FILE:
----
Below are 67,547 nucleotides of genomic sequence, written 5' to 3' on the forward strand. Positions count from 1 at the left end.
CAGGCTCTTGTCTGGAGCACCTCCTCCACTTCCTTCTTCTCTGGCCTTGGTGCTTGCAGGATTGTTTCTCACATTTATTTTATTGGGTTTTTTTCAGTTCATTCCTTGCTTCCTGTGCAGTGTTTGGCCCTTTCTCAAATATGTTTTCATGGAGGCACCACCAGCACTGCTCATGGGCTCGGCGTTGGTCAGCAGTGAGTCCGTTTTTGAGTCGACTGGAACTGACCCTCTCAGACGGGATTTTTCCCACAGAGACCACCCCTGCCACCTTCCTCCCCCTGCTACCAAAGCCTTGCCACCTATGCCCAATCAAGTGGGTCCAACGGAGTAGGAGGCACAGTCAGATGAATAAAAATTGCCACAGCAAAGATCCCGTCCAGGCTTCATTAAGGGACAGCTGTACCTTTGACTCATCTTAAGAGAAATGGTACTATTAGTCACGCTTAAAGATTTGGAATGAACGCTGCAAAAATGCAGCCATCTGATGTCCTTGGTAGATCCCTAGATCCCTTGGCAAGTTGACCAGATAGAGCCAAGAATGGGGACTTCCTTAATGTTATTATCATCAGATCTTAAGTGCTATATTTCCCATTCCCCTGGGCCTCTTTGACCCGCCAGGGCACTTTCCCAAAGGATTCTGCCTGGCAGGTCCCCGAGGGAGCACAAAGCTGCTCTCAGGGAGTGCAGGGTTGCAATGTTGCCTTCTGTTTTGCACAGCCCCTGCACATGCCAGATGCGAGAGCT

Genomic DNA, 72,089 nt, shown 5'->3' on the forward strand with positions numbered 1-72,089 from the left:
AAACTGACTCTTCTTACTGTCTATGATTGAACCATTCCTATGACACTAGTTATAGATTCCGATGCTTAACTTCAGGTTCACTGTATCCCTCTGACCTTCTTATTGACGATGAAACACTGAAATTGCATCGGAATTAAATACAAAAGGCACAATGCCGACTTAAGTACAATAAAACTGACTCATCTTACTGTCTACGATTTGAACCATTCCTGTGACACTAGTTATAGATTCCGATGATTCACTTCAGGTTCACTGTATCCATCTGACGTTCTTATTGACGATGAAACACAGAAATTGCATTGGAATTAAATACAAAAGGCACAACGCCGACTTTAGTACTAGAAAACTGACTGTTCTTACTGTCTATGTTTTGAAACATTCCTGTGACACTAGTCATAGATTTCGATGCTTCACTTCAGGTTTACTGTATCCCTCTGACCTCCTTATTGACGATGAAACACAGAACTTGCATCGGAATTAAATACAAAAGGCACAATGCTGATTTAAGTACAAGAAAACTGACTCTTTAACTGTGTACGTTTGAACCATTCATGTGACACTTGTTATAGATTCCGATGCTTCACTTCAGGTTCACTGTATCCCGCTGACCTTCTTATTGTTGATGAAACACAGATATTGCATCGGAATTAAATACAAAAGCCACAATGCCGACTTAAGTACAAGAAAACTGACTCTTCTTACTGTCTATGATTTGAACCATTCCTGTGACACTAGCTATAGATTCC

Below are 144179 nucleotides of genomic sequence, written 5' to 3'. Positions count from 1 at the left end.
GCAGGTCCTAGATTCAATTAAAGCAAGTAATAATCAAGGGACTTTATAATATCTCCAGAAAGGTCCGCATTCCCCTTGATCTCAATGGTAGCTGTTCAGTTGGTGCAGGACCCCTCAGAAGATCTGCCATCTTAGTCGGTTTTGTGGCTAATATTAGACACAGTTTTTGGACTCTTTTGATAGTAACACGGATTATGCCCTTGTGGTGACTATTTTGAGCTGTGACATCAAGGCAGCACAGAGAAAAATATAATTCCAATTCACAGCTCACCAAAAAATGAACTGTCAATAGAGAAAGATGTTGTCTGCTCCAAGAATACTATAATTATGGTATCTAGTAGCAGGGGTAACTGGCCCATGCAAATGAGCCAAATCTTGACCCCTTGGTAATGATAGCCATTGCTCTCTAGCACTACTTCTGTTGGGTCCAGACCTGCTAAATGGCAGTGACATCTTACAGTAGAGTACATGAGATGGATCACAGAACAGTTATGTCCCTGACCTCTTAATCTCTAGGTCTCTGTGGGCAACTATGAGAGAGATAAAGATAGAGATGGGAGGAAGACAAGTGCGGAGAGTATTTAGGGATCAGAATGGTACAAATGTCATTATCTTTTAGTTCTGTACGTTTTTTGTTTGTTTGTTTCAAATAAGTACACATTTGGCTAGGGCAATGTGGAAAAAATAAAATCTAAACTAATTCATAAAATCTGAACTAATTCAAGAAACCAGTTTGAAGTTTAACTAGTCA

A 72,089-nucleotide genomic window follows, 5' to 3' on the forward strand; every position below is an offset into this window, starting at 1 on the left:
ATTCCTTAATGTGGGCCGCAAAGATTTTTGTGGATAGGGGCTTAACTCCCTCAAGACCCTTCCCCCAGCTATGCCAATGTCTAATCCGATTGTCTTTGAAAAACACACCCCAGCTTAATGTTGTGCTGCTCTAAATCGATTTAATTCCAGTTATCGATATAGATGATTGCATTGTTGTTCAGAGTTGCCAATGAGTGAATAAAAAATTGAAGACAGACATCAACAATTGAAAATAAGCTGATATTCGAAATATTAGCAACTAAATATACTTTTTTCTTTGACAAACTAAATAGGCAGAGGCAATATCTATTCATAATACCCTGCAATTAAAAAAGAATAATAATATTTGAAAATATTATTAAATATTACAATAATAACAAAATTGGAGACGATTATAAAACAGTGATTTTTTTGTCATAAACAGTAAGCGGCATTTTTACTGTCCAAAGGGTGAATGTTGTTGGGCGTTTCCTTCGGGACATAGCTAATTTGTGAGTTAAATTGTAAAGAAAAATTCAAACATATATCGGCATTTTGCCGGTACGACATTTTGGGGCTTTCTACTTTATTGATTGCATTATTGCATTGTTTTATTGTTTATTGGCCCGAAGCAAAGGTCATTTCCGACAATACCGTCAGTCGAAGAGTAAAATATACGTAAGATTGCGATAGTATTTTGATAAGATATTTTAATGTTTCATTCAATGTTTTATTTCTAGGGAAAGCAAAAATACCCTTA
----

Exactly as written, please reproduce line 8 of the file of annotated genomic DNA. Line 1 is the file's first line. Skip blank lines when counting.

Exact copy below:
ATTCCTTAATGTGGGCCGCAAAGATTTTTGTGGATAGGGGCTTAACTCCCTCAAGACCCTTCCCCCAGCTATGCCAATGTCTAATCCGATTGTCTTTGAAAAACACACCCCAGCTTAATGTTGTGCTGCTCTAAATCGATTTAATTCCAGTTATCGATATAGATGATTGCATTGTTGTTCAGAGTTGCCAATGAGTGAATAAAAAATTGAAGACAGACATCAACAATTGAAAATAAGCTGATATTCGAAATATTAGCAACTAAATATACTTTTTTCTTTGACAAACTAAATAGGCAGAGGCAATATCTATTCATAATACCCTGCAATTAAAAAAGAATAATAATATTTGAAAATATTATTAAATATTACAATAATAACAAAATTGGAGACGATTATAAAACAGTGATTTTTTTGTCATAAACAGTAAGCGGCATTTTTACTGTCCAAAGGGTGAATGTTGTTGGGCGTTTCCTTCGGGACATAGCTAATTTGTGAGTTAAATTGTAAAGAAAAATTCAAACATATATCGGCATTTTGCCGGTACGACATTTTGGGGCTTTCTACTTTATTGATTGCATTATTGCATTGTTTTATTGTTTATTGGCCCGAAGCAAAGGTCATTTCCGACAATACCGTCAGTCGAAGAGTAAAATATACGTAAGATTGCGATAGTATTTTGATAAGATATTTTAATGTTTCATTCAATGTTTTATTTCTAGGGAAAGCAAAAATACCCTTA